Me-Am Lo’ez: The Lost Translation

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Me-Am Lo'ezI. Standard Translation

Psalm 114 is very familiar because it is part of Hallel, the group of Psalms recited liturgically on holidays, Rosh Chodesh (beginning of the new month) and at the Passover seder. The first verse has an unusual word that is surprisingly translated universally the same despite the availability of an alternate, and arguably preferable, translation.

בצאת ישראל ממצרים בית יעקב מעם לעז

The traditional translation (Old JPS and KJV) is:

When Israel came forth out of Egypt, the house of Jacob from a people of strange language

Me-am lo’ez (מעם לעז) is rendered as “from a people of strange language” (hence the title of the famous Ladino anthology of commentaries on the weekly Torah portion: link). The word lo’ez is unique in the Bible. One possibly related word is in Isaiah 33:19 – “es am n’oaz. Rashi (ad loc.) says that “no’az” is another form of “lo’ez” and renders the phrase, “a nation speaking a foreign language”. Ibn Ezra, however, believes it comes from the word “az” and the phrase means “a strong nation”. That is also how Targum understands it, translating no’az as takif.

II. Talmudic Translations

Absent any biblical hint of the meaning of lo’ez, commentators went to the Talmud. The Mishnah (Megillah 2:1) uses it to mean someone who speaks a foreign language, in the context of whether one can read the scroll of Esther on Purim in a different (non-Hebrew) language for the benefit of people who understand that language. Therefore, Rashi and other commentators translate me-amlo’ez in the verse as meaning “from a nation that speaks a different language”. Some see this as meaning that the nation was entirely foreign, either that the Jews heroically failed to assimilate or that it was simply inhospitable. However, there is an alternative to this translation which, arguably, allows for an even better interpretation.

R. Donash Ibn Librat, in his critiques of his mentor R. Sa’adia Gaon’s Arabic translation of the Bible (see this post: link), offers a different translation of the phrase. R. Sa’adia Gaon evidently translated as above. R. Donash (par. 45) points out that the term lo’ez is predominantly used in the Talmud in a different fashion.

The Arukh (not quoted by R. Donash) has two entries for la’az. The first refers to the Mishnah above, which uses the word to mean someone who speaks a foreign language. In a parenthetic comment, the Arukh (or a later gloss) states that this is the meaning of the phrase in our verse. The second entry translates la’az as slander or denigrating language. This is, indeed, the predominant usage of the term in the Talmud (e.g. Pesachim 51a; Gittin 5b; Kiddushin 83a; Nidah 13a).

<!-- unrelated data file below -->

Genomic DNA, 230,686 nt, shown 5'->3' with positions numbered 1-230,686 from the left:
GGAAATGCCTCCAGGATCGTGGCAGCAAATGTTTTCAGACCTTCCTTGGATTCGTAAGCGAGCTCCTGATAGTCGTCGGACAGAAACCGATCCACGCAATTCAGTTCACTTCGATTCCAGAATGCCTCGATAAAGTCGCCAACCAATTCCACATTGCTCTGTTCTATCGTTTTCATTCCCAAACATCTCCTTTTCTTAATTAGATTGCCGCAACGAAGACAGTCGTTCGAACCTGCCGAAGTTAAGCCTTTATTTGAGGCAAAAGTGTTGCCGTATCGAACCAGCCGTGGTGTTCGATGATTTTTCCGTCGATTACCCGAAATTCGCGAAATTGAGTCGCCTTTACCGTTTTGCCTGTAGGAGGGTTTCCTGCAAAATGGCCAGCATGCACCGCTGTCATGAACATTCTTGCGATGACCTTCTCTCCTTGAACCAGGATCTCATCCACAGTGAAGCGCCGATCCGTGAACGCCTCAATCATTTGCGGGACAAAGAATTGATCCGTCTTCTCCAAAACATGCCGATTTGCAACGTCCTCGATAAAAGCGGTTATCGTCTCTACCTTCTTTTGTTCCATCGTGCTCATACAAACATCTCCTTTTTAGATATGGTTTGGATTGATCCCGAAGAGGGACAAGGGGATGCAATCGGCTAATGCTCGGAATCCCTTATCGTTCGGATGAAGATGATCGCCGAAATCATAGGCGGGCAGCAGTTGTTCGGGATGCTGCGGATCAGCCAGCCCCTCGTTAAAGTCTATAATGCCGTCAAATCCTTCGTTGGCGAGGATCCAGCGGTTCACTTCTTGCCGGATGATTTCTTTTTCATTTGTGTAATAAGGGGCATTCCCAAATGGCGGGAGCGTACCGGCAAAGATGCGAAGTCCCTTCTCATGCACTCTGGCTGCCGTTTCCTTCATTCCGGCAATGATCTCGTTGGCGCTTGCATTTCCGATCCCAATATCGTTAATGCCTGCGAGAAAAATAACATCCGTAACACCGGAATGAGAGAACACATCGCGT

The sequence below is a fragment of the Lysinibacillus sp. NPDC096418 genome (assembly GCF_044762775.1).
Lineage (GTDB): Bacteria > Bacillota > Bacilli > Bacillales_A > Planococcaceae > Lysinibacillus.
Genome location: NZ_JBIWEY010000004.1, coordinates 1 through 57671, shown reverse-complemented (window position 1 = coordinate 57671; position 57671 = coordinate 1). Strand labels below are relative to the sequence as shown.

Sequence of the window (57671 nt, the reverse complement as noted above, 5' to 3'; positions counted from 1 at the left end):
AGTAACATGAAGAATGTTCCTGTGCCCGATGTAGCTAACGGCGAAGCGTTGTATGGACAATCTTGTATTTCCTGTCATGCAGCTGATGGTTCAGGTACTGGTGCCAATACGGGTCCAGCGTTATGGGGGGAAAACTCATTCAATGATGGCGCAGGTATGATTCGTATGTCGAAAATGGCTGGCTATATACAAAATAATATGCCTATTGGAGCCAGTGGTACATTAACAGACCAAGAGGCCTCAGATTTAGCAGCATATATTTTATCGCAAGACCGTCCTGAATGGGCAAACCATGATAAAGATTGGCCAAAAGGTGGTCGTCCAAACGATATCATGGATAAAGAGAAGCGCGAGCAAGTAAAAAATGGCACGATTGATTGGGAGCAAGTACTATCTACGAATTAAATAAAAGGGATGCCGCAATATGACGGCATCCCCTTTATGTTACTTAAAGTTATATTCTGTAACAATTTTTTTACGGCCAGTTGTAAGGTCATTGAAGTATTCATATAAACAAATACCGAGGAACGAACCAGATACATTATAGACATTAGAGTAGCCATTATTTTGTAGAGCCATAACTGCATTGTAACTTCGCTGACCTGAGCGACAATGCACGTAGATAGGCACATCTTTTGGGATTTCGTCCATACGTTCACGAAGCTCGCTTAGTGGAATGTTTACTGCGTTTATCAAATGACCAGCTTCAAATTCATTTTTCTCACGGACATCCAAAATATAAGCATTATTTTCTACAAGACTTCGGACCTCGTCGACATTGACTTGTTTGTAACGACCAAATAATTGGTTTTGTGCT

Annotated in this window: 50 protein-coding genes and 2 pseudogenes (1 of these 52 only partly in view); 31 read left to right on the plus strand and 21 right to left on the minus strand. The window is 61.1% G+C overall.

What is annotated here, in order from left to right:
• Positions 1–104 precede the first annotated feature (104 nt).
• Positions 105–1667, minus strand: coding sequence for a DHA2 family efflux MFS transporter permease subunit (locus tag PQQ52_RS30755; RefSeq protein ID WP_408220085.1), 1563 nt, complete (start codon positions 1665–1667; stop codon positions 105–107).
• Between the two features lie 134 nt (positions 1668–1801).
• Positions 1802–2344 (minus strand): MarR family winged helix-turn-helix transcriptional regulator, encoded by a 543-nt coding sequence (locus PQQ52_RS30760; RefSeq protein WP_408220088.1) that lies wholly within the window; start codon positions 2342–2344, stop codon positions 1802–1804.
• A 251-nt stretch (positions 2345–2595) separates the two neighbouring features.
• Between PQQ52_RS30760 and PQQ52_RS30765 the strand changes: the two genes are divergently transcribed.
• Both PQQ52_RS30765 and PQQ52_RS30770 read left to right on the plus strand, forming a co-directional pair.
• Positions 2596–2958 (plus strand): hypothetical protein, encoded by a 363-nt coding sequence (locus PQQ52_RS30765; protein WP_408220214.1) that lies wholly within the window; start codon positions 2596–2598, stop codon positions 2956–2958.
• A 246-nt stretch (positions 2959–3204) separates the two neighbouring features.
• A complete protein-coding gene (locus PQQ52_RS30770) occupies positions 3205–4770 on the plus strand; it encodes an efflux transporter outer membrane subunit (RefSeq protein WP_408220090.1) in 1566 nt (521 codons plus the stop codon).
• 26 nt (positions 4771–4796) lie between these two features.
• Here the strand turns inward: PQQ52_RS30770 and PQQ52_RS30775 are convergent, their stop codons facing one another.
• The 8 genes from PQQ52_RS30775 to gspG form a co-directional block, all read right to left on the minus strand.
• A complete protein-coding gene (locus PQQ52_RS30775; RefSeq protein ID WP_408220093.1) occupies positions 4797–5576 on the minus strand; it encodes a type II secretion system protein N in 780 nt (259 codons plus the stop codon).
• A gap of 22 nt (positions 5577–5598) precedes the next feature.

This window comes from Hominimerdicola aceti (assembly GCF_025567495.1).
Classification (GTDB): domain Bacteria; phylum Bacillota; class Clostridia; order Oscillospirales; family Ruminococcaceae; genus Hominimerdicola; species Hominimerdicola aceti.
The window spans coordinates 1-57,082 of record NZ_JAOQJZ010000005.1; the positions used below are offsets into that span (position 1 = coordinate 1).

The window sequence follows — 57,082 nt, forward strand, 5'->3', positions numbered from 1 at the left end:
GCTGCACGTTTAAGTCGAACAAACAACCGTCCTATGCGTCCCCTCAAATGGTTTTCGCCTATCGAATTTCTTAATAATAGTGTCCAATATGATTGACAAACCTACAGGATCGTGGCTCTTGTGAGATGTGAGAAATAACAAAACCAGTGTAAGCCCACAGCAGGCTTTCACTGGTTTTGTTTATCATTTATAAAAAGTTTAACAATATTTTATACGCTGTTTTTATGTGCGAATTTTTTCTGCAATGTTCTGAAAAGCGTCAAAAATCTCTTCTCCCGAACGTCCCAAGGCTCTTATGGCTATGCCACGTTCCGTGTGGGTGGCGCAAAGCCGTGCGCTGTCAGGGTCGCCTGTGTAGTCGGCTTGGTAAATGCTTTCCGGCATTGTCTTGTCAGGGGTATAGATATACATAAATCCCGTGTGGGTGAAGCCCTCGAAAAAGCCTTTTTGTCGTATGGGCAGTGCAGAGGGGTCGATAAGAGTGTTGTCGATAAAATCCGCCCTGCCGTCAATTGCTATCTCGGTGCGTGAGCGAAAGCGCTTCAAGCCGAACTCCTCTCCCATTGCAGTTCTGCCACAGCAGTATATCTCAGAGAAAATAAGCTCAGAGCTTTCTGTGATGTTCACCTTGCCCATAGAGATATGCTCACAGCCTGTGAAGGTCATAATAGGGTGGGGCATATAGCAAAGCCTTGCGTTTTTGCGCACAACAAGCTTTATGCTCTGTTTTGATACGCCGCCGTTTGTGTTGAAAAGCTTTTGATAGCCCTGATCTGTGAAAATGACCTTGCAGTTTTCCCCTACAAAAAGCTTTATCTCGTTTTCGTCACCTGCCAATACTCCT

III. Alternate Translation

R. Donash suggests that this latter meaning is the correct translation of me-am lo’ez. The phrase refers to an oppressive nation; the Jews were taken from Egypt, whose people were denigrating and oppressing their slaves. R. Donash points out that lo’ez in Arabic means a destroyer and an adulterer, similar to this translation of “oppressor”.

Interestingly, R. Donash is most famous for his critiques of R. Menachem Ibn Saruk’s Machberes Menachem. However, in this case, R. Menachem and R. Donash seem to agree. R. Menachem (sv. lazlink – PDF), explains me-am lo’ez as “inyan zadon hu“, which probably here means “malicious nation”. This seems closer to R. Donash’s translation than Rashi’s and R. Sa’adia Gaon’s.

Targum on the verse translates lo’ez as “barberai“. My initial inclination was to align this with R. Donash, referring to a barbaric and oppressive people. But that is probably just a modern connotation of the word. Jastrow translates “barberaya” as meaning simply “foreign people,” which corresponds with Rashi’s traditional translation.

The only other commentator I could find who even mentions R. Donash’s translation is Ibn Ezra, who notes the two talmudic usages of the word. I could not find any other commentator or grammarian. For example, R. Yonah Ibn Janach (Sefer Ha-Shorashim sv. laz), Radak (commentary, ad loc.; Sefer Ha-Shorashim sv. laz) and R. Menachem Meiri (commentary, ad loc.) all translate me-am lo’ez as “from a nation that speaks a foreign language”. I found this highly surprising